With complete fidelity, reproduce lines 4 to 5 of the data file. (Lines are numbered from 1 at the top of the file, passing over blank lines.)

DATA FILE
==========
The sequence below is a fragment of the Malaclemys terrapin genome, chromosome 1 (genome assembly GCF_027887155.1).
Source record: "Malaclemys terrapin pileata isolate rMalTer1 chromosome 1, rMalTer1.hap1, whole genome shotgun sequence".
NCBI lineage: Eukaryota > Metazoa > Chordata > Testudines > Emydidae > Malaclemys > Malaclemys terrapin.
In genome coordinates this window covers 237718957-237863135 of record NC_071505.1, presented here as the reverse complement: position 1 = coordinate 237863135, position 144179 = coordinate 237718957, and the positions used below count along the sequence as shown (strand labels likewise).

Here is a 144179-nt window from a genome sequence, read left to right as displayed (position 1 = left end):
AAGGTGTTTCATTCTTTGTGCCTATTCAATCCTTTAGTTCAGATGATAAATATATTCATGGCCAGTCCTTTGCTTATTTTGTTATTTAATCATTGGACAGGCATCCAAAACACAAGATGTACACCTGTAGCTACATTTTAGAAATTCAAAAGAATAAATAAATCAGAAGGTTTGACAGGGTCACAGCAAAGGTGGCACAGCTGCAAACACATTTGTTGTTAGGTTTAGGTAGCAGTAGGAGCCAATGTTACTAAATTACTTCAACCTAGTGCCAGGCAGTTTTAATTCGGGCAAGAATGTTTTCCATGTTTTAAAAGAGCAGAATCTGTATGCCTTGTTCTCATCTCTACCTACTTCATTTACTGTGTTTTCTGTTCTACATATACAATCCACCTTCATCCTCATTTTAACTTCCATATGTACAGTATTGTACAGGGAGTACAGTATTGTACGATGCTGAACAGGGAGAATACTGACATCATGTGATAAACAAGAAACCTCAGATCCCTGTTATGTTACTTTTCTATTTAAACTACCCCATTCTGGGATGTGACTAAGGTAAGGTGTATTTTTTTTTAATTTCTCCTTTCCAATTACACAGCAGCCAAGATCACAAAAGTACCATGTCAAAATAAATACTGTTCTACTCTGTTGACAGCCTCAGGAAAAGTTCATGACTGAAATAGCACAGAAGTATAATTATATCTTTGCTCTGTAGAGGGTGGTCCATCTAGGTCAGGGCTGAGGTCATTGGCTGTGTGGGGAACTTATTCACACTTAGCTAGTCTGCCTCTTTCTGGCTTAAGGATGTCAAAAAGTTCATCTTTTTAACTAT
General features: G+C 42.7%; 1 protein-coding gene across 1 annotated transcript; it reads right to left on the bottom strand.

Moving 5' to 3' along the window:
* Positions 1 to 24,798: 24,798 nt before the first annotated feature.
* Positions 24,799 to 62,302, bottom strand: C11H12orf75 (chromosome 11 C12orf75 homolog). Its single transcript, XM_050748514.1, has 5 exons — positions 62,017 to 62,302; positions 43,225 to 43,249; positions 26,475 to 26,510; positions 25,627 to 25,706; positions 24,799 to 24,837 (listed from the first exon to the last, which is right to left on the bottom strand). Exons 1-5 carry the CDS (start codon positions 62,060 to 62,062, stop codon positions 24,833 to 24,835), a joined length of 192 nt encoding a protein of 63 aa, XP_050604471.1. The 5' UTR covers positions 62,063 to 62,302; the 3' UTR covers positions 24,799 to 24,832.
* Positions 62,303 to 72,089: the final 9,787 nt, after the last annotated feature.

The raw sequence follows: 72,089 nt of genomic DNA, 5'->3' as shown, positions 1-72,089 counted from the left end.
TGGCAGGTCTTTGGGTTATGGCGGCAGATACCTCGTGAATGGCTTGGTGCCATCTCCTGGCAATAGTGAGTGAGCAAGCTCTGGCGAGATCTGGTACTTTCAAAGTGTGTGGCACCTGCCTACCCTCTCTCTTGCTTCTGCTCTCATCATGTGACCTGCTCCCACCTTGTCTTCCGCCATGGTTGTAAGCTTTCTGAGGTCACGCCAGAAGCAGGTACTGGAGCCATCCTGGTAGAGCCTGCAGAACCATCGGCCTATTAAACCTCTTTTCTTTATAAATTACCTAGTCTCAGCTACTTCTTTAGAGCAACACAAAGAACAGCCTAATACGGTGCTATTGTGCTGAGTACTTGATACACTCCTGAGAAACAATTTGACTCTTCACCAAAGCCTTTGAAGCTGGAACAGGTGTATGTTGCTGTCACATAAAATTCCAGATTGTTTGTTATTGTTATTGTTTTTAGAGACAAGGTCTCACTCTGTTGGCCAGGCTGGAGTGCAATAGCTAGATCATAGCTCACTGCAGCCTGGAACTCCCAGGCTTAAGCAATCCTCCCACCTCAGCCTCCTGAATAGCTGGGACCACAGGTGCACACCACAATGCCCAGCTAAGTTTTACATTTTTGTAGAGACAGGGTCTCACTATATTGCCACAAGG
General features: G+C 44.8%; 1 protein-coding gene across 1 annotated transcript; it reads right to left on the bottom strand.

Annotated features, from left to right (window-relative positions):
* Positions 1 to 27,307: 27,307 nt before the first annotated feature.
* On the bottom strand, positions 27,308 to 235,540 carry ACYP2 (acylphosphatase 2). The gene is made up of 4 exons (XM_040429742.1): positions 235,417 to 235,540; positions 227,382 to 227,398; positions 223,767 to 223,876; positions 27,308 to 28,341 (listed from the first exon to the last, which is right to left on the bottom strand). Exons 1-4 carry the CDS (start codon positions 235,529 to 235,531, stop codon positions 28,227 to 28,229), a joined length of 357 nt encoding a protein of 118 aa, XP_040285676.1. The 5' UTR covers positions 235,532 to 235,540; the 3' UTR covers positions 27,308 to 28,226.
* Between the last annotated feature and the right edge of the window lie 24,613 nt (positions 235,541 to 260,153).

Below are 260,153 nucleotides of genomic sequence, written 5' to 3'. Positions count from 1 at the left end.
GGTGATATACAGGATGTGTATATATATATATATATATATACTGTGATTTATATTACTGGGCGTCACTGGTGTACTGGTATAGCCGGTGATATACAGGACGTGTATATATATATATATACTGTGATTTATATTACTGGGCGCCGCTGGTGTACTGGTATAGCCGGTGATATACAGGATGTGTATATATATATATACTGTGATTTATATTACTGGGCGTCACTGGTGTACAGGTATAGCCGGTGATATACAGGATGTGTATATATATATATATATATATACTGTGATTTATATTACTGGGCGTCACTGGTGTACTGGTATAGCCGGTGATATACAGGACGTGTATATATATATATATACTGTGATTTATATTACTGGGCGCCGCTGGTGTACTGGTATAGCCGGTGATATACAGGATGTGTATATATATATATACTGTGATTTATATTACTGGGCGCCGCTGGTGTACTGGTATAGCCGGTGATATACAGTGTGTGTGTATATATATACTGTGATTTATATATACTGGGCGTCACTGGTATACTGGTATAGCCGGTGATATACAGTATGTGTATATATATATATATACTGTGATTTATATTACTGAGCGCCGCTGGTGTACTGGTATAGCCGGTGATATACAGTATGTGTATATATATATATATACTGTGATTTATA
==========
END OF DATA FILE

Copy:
In genome coordinates this window covers 237718957-237863135 of record NC_071505.1, presented here as the reverse complement: position 1 = coordinate 237863135, position 144179 = coordinate 237718957, and the positions used below count along the sequence as shown (strand labels likewise).

Here is a 144179-nt window from a genome sequence, read left to right as displayed (position 1 = left end):